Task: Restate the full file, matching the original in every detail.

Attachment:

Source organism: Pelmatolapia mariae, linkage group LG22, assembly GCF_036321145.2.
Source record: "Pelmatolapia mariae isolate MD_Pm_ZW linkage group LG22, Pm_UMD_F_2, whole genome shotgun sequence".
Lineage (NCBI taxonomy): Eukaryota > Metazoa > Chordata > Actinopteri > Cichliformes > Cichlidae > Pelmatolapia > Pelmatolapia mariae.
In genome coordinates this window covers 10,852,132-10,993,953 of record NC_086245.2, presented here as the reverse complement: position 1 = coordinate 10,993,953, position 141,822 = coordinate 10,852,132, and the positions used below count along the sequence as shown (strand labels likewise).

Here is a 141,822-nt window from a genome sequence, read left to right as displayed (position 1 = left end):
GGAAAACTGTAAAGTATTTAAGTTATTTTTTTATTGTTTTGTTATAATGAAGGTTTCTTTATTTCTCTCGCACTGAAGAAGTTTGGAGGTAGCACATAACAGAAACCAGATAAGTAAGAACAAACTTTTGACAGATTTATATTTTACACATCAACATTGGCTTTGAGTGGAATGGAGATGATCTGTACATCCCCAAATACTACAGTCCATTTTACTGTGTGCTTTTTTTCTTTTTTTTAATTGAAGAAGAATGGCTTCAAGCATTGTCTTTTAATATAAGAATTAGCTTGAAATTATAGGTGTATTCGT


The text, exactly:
Source organism: Pelmatolapia mariae, linkage group LG22, assembly GCF_036321145.2.
Source record: "Pelmatolapia mariae isolate MD_Pm_ZW linkage group LG22, Pm_UMD_F_2, whole genome shotgun sequence".
Lineage (NCBI taxonomy): Eukaryota > Metazoa > Chordata > Actinopteri > Cichliformes > Cichlidae > Pelmatolapia > Pelmatolapia mariae.
In genome coordinates this window covers 10,852,132-10,993,953 of record NC_086245.2, presented here as the reverse complement: position 1 = coordinate 10,993,953, position 141,822 = coordinate 10,852,132, and the positions used below count along the sequence as shown (strand labels likewise).

Here is a 141,822-nt window from a genome sequence, read left to right as displayed (position 1 = left end):
GGAAAACTGTAAAGTATTTAAGTTATTTTTTTATTGTTTTGTTATAATGAAGGTTTCTTTATTTCTCTCGCACTGAAGAAGTTTGGAGGTAGCACATAACAGAAACCAGATAAGTAAGAACAAACTTTTGACAGATTTATATTTTACACATCAACATTGGCTTTGAGTGGAATGGAGATGATCTGTACATCCCCAAATACTACAGTCCATTTTACTGTGTGCTTTTTTTCTTTTTTTTAATTGAAGAAGAATGGCTTCAAGCATTGTCTTTTAATATAAGAATTAGCTTGAAATTATAGGTGTATTCGT